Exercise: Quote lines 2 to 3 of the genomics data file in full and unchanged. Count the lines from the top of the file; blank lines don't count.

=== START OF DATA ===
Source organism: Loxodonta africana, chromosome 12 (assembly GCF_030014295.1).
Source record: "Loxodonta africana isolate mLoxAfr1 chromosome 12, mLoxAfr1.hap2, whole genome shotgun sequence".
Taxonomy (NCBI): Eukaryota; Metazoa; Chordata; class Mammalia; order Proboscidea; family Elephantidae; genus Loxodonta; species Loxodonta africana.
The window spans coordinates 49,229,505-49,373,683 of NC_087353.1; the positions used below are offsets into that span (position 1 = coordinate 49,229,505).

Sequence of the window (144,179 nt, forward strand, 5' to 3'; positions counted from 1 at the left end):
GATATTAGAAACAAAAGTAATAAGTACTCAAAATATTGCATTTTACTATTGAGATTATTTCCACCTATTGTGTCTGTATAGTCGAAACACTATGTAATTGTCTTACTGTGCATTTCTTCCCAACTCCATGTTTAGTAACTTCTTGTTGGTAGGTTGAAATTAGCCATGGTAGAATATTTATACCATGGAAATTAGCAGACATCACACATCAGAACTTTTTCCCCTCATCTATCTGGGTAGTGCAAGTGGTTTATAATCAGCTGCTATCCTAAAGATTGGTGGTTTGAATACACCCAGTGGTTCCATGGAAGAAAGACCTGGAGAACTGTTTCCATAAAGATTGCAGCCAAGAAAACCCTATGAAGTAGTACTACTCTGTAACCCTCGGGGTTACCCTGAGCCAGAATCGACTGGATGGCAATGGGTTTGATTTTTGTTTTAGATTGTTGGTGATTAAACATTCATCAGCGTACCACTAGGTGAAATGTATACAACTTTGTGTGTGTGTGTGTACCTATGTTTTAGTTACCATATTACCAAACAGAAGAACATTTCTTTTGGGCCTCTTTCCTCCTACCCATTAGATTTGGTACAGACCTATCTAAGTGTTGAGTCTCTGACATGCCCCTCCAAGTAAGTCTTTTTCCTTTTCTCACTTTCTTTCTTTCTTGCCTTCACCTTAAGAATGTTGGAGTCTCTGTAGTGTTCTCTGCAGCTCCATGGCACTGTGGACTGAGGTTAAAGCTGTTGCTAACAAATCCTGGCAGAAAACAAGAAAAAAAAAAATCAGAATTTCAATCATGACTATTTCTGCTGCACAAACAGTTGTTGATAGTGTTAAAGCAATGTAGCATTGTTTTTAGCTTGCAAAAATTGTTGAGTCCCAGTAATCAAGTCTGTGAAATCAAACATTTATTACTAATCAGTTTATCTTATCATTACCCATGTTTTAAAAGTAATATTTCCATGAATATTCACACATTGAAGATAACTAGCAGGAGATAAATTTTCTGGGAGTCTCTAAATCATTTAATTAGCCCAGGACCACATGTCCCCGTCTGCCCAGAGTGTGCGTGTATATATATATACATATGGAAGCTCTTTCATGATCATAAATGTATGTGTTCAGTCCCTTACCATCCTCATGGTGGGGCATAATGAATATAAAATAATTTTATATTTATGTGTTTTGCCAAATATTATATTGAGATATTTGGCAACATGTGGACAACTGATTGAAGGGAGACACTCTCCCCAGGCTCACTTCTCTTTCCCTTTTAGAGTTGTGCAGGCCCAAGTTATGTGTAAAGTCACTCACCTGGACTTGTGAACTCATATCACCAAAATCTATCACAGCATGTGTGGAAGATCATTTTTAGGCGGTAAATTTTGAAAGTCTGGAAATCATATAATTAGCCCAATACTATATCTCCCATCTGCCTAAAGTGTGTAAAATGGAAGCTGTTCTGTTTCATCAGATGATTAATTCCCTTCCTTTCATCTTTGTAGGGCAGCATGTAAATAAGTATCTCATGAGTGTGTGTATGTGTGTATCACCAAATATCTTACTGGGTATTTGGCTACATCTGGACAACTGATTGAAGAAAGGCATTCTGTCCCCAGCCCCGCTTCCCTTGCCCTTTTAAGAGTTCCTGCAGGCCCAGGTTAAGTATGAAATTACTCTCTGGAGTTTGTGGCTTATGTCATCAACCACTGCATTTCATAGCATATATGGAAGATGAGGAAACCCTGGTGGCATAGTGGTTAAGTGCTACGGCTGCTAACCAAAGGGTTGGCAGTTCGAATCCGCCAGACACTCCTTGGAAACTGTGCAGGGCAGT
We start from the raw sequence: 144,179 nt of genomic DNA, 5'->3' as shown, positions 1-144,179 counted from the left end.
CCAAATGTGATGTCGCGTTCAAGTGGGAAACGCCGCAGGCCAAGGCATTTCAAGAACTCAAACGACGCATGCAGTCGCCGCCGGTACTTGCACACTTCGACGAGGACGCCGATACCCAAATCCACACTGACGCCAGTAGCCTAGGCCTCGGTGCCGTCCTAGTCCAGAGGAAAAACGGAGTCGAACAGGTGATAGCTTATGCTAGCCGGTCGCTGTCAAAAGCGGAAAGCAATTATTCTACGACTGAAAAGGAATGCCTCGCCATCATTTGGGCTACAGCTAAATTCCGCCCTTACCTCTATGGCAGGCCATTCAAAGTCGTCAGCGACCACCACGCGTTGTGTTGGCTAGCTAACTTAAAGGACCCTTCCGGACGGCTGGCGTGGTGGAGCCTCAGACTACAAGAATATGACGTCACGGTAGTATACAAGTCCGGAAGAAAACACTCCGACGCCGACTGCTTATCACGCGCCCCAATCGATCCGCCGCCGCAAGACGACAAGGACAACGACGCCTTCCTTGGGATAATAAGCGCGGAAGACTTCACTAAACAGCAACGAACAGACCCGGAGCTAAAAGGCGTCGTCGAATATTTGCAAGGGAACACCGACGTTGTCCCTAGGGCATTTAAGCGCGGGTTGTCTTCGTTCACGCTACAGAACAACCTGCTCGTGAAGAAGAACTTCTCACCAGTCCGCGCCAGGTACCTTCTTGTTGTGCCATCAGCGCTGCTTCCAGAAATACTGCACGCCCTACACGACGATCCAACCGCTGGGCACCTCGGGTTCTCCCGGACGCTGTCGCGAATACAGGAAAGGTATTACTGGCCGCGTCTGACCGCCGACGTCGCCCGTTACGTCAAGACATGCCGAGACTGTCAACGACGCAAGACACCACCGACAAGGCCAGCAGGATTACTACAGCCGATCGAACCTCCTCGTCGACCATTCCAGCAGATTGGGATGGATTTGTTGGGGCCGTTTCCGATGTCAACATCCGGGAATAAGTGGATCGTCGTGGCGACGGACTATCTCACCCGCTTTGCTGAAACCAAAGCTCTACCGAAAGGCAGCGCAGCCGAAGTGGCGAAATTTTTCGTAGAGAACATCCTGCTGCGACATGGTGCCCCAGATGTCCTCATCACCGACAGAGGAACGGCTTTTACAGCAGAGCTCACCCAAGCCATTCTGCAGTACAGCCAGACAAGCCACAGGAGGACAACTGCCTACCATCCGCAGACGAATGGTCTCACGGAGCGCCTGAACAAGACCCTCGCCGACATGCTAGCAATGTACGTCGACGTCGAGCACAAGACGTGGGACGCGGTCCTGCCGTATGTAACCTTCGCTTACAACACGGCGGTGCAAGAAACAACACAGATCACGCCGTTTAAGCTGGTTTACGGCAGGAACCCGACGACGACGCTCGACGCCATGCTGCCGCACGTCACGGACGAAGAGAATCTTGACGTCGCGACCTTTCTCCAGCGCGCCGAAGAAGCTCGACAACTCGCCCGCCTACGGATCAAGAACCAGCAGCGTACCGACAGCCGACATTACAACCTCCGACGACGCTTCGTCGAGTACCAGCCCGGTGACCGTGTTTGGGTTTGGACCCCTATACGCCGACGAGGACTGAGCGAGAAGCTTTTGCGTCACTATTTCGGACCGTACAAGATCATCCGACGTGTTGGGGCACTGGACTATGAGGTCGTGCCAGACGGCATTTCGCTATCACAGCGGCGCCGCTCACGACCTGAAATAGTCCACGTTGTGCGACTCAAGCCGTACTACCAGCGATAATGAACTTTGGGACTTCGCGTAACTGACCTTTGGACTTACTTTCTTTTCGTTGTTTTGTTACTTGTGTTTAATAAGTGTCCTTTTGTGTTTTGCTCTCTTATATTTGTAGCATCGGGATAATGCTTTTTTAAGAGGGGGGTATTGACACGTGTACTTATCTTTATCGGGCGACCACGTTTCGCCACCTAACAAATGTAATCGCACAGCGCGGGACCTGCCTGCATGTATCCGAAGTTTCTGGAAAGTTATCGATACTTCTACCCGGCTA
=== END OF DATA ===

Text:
Source record: "Loxodonta africana isolate mLoxAfr1 chromosome 12, mLoxAfr1.hap2, whole genome shotgun sequence".
Taxonomy (NCBI): Eukaryota; Metazoa; Chordata; class Mammalia; order Proboscidea; family Elephantidae; genus Loxodonta; species Loxodonta africana.